It’s official: Green Party presidential nominee Jill Stein is suing the Wisconsin Elections Commissions after the body refused to require each county to tabulate the votes via a hand count.
— Journal Sentinel (@journalsentinel) November 28, 2016
As Jason Easley noted earlier, there’s simply no point of a recount if the votes are going to be counted using the same machines – a hand count is the only logical way to move forward with an audit.
The recount process – which would not have required votes to counted by hand – was set to start Thursday, but the new lawsuit could delay the proceedings. The only problem is that Wisconsin law dictates that the audit must start by the end of this week.
If Stein loses the lawsuit, all 72 of the Badget State’s counties would choose how they wanted to conduct their recounts.
According to the Journal Sentinel:
Unless Stein wins her lawsuit in Dane County Circuit Court, officials in each of Wisconsin’s 72 counties would decide on their own whether to do their recounts of the 2.98 million statewide votes by machine or by hand, with dozens of counties expected to hand count the paper ballots.
The good news, according to the Chicago Tribune, is that “more than 30 counties told the Elections Commission they planned to do a hand recount whether it is ordered by a judge or not.” If more counties follow suit, it won’t matter what the judge determines.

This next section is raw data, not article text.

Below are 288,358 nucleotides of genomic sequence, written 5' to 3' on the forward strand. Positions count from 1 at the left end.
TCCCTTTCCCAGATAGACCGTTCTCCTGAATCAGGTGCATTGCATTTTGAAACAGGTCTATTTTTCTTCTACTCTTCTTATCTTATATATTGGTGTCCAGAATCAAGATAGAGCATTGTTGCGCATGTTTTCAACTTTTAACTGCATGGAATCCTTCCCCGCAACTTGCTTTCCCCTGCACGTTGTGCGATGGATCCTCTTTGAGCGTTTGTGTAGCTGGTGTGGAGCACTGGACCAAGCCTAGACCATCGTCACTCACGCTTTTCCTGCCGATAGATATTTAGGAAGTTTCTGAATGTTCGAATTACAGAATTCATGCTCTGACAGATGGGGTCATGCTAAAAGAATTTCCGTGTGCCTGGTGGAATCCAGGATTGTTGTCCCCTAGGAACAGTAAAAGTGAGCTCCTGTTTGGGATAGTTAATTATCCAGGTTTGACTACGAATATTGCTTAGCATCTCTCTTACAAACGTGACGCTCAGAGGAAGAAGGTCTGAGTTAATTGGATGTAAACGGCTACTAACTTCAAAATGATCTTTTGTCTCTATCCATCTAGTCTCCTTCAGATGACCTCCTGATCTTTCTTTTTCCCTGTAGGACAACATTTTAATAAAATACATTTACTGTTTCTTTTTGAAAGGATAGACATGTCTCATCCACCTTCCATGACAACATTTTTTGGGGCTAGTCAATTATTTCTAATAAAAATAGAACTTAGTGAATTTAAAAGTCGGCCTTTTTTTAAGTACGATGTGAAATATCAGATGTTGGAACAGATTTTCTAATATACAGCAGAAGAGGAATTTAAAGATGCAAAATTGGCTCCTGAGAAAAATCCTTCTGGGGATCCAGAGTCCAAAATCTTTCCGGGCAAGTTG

The Tribune also noted that Stein’s lawsuit included an affidavit from J. Alex Alderman, a computer scientist from the University of Michigan, who claims that electronic voting equipment may have been compromised by a cyberattack and the only way to know whether the results were influenced by such an attack would be to count the ballots by hand.
Election officials in the state say their system is reliable and the recount will only reaffirm that Donald Trump defeated Hillary Clinton. Of course, that would almost certainly be true if votes are counted via the same method used on election night.
In any case, the battle over how to recount ballots in Wisconsin seems far from over, and it appears Jill Stein has gone all in to make sure the process is carried out in a way that would uncover any outside influence over the results.
Sean Colarossi currently resides in Cleveland, Ohio. He earned his Bachelor of Arts degree in Journalism from the University of Massachusetts Amherst and was an organizing fellow for both of President Obama’s presidential campaigns. He also worked with Planned Parenthood as an Affordable Care Act Outreach Organizer in 2014, helping northeast Ohio residents obtain health insurance coverage.